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MEMO from the publisher
Arthur Murphy
January 11, 1960
Above (and below) the call of duty, Associate Editor Coles Phinizy dived under the three feet of ice on Minnesota's Fish Hook Lake to record by camera, as part of his ice-fishing story this week, the fish's-eye view. Describing the act, he said, "Suddenly you feel you're in Miami Beach," a thermal phenomenon suddenly I can't report without a shiver, especially since Phinizy emerging had to break the ice over the hole through which he's just submerged.
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January 11, 1960

Memo From The Publisher

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Above (and below) the call of duty, Associate Editor Coles Phinizy dived under the three feet of ice on Minnesota's Fish Hook Lake to record by camera, as part of his ice-fishing story this week, the fish's-eye view. Describing the act, he said, "Suddenly you feel you're in Miami Beach," a thermal phenomenon suddenly I can't report without a shiver, especially since Phinizy emerging had to break the ice over the hole through which he's just submerged.

Phinizy believes that most summer time anglers, passing through the lake country of our northern tier of states in winter, probably stand in awe of the serene and cracking cold and then dream, beyond the white snow and blue ice, of a greener season when these apparently still waters will be jumping with fish. "But," he says, "they're jumping now."

How is another part of his story, but that they are jumping can be no surprise to Dr. Paul Robert Needham, University of California professor of zoology-fisheries, who has devoted a lifetime to studying fish, with emphasis on getting into the water with them, summer or winter, warm or cold. His conclusions, bearing on trout and their conservation, will appear soon in an article by Robert de Roos. This is just one of the several forthcoming articles on fish and fishing which I'd like to take this chance to mention.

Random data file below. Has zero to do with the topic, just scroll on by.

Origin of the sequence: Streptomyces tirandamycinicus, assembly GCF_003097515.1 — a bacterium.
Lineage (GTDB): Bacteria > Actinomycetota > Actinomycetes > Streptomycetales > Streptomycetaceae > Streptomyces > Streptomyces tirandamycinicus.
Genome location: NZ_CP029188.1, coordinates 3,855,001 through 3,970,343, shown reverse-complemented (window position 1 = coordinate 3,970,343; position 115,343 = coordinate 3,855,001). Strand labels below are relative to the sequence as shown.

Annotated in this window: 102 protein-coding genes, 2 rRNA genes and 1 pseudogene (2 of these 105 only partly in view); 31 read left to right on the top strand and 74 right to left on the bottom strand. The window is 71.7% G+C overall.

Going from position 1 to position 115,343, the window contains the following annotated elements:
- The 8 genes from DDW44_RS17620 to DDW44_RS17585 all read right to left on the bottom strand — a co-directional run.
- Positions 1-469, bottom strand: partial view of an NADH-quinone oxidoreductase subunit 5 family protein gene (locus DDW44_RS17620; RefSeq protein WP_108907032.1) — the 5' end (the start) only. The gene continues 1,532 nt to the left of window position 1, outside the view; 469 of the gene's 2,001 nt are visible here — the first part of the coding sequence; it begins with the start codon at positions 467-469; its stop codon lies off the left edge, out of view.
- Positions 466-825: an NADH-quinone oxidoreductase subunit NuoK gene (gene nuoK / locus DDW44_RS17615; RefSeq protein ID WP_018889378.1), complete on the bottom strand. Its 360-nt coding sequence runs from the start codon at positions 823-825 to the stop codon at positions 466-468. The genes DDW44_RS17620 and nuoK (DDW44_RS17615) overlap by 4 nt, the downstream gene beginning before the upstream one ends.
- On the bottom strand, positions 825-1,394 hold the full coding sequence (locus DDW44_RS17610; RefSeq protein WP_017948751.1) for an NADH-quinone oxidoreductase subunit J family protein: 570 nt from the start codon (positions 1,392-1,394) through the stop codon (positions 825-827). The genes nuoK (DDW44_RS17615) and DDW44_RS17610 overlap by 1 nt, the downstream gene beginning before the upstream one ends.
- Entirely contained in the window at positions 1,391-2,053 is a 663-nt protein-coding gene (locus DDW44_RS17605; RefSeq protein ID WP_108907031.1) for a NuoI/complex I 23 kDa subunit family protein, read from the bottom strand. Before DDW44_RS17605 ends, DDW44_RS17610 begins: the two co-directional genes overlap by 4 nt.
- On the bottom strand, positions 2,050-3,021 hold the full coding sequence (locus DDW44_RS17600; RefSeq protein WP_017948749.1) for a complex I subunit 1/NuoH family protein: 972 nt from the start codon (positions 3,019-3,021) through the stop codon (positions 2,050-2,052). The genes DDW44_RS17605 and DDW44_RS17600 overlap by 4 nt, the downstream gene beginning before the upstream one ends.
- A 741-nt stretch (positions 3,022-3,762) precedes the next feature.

In further pursuit of the trout, we'll have the alluring case—documented by Basil Heatter—of those in the Chilean and Argentine Andes, where streams run as fast as their fishes grow. Then, with the opening, for most of us, of the fresh-water fishing season, comes a three-part interpretive and instructive article on wet-fly fishing. Illustrated by Anthony Ravielli, it is written by Vernon S. Hidy, who sat, as it were, at the wrist and reel of perhaps the greatest master of wet flies, James E. Leisenring.

On the salt-water side, the universal fish is the shark. Among fishes, where comparisons can sometimes be really odious, it is all teeth and no brains. It's one that man would as soon live without. But its dangerous profusion makes it one that man must learn to live with. When SPORTS ILLUSTRATED adds the shark to our portfolio of fish profiles, we will tell, among other things, the best ways to do it.

Plus, of course, the news of fish and fishermen as it happens in tournaments, competitions and the luck of the cast.

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